April 01, 2003

Swatch City.

During my first year of knitting, I never swatched. Never measured, either. [What? Waste all that yarn? Pfffft.] Moreover, I was the type of knitter who - gasp! - never read through or studied a pattern before beginning to knit. I just gave the pattern a quick skim-through, cast on the required number of stitches, and giddy-ap, pardner! Let's get knittin'! Which resulted in too large garments. Too small garments. Garments of the right size but with sleeves long enough for an ape's arms. Thankfully, my first year of knitting was dedicated solely to making things for my baby so swatching didn't seem necessary because I figured he could grow into his knitted garments (lazy girl reasoning, I know). Then I came up with a raglan cotton sweater pattern for myself and surprise! My first attempt came out a tad short in the tummy. I blocked the dickens so much out of that garment the cotton nearly slapped me back. Lesson learned: When coming up with a pattern, don't go with the gauge on the yarn label, brainy act. Knit. A. Swatch.

So these past few days have been swatch city for my new projects. Don't believe me? Take a look at how my table looked this morning. When my husband saw all those swatches, he said, "Making waffles?" Funny guy. I guess they do look like waffles. But waffles that saved me from possible badly-sized garments. The swatches in beige cotton were knit using metal needles of varying sizes, and the swatches in cream-colored cotton were knit using bamboo needles of varying sizes. The swatch in straight stockinette stitch is for my husband's raglan sweater, and the swatches in box stitch are for my pretty cotton jacket. Please note that all swatches are done in the same yarn (Aviso, by Phildar), but it took me two swatches to get to the pattern's gauge of 16 sts per 10 cm of stockinette stitch for my husband's raglan sweater (prize goes to addi turbo's, size 4.5mm) and it took me four swatches (there are two swatches missing from the picture) to get to the pattern's gauge of 17 sts per 10 cm of box stitch for my pretty cotton jacket (prize goes to crystal palace bamboo's, size 4mm). Yarn gauge is 17 sts per 10 cm on 5mm needles. Imagine how my knitting would have looked if I hadn't swatched? And that, my friends, is why swatching is my pal.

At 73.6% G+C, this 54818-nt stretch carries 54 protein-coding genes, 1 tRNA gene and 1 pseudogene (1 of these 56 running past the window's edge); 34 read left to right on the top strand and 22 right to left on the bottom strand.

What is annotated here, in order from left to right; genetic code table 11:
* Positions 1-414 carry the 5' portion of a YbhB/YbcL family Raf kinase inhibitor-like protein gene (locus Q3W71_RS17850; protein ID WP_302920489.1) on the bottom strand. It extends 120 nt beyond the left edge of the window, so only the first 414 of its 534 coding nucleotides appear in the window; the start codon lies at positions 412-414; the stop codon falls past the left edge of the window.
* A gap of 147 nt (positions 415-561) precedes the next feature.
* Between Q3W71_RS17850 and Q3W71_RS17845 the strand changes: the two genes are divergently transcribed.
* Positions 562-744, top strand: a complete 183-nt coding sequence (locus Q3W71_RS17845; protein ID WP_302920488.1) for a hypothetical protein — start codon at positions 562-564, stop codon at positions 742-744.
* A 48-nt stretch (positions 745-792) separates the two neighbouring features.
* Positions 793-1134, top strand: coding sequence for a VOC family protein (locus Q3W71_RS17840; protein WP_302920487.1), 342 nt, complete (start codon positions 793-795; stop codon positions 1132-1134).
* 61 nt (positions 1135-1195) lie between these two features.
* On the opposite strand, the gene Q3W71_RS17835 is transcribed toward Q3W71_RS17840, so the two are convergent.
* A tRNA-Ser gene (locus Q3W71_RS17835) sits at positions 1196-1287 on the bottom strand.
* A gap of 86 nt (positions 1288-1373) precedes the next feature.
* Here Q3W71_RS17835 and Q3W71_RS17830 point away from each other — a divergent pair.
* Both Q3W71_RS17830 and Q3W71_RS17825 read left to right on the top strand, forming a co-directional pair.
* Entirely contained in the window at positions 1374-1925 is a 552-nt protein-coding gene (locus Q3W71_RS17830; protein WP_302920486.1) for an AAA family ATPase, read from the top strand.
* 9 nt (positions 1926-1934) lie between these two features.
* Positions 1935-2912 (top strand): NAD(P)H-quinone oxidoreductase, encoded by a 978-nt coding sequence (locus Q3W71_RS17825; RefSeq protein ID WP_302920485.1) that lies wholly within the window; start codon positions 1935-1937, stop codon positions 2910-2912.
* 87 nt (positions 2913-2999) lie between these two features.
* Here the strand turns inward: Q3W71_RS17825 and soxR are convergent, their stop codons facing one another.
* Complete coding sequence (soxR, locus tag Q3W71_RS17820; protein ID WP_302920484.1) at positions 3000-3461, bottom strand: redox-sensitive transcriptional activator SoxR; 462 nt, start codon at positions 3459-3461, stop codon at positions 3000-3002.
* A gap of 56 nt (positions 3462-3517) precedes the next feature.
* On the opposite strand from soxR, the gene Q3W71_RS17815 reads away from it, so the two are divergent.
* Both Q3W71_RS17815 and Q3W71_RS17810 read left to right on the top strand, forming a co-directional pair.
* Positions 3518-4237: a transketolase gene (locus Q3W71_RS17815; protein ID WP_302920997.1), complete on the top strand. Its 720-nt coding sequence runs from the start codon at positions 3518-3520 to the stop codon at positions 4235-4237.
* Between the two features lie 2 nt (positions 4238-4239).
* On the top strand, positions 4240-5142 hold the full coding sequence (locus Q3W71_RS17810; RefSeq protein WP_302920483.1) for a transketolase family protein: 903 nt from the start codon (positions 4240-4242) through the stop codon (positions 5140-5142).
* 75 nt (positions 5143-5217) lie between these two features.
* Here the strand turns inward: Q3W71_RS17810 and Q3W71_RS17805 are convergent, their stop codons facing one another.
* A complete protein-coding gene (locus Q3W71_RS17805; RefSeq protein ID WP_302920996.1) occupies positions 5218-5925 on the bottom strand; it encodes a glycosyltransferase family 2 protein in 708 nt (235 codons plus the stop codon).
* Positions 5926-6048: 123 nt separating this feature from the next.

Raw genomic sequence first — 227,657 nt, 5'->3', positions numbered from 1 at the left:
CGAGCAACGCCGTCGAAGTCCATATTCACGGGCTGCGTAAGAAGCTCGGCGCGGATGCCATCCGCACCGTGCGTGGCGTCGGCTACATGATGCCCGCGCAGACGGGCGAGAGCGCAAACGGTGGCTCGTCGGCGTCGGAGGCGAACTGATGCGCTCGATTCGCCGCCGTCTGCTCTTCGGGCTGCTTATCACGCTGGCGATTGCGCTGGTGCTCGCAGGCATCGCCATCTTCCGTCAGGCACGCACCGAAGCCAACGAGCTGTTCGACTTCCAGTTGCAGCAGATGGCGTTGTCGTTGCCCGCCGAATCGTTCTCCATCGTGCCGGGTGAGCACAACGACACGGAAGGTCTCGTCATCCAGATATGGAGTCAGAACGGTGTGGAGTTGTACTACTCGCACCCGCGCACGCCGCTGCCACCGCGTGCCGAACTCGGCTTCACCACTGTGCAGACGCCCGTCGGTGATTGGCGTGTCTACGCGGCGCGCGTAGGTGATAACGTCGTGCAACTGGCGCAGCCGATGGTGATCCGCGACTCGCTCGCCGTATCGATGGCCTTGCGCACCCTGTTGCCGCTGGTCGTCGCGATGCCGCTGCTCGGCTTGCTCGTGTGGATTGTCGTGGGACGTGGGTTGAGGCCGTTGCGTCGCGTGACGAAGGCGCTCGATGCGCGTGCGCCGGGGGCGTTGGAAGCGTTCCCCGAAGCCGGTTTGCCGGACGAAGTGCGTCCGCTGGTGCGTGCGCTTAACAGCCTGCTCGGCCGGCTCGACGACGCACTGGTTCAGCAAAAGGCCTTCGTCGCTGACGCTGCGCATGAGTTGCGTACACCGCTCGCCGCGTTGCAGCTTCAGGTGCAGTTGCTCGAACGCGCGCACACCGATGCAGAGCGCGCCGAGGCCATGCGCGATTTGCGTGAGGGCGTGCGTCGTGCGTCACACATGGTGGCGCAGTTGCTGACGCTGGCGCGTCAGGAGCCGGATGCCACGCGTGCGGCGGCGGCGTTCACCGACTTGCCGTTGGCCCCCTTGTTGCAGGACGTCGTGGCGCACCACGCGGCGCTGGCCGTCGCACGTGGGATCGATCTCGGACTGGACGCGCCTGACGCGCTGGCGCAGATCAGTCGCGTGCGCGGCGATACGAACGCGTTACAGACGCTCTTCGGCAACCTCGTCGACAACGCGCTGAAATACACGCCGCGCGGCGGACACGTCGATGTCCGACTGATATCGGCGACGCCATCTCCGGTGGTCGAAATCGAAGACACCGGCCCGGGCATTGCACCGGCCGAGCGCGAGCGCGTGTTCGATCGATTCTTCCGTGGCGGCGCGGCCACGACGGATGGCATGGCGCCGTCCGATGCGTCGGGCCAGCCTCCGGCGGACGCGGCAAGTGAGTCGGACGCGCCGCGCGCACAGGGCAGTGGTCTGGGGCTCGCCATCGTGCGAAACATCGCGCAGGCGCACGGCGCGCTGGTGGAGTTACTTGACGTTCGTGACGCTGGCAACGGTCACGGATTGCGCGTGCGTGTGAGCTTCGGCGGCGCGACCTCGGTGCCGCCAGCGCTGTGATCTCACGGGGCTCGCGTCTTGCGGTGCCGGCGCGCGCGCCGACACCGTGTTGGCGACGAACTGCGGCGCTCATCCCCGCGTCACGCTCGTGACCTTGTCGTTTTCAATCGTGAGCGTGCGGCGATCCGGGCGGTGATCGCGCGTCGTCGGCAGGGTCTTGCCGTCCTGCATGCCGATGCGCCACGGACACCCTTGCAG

Speaking of pals (and on an entirely unrelated note), look what's on the needles for you, Carolyn:

That sure is a purdy color!

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14 comments to this entry:

I'm known as Swatch Lady in my knitting group. Not only do I knit multiple swatches (some yarns are so darn hard to get to gauge) but I wash and block them, too. I used a Pingouin Coeur de Laine for hubby's sweater last year and it softened up so much after washing that even after swatching, his sweater still grew. I then realized that paying attention to recommended needle size on the yarn label is important, too. I used a needle that was one size larger than the recommended and, boy, did that baby grow. I still haven't shortened the sleeves for him either. Bad Wife.

All right, all right, I hear you. I'll swatch before I start the next sweater. I've already read the pattern a number of times, and I don't understand the short-rowing thing about the sleeves at all (I'm going to make the same Phildar sweater you just did for your son), but I'll figure it out. Or ask my mother. Or bother you...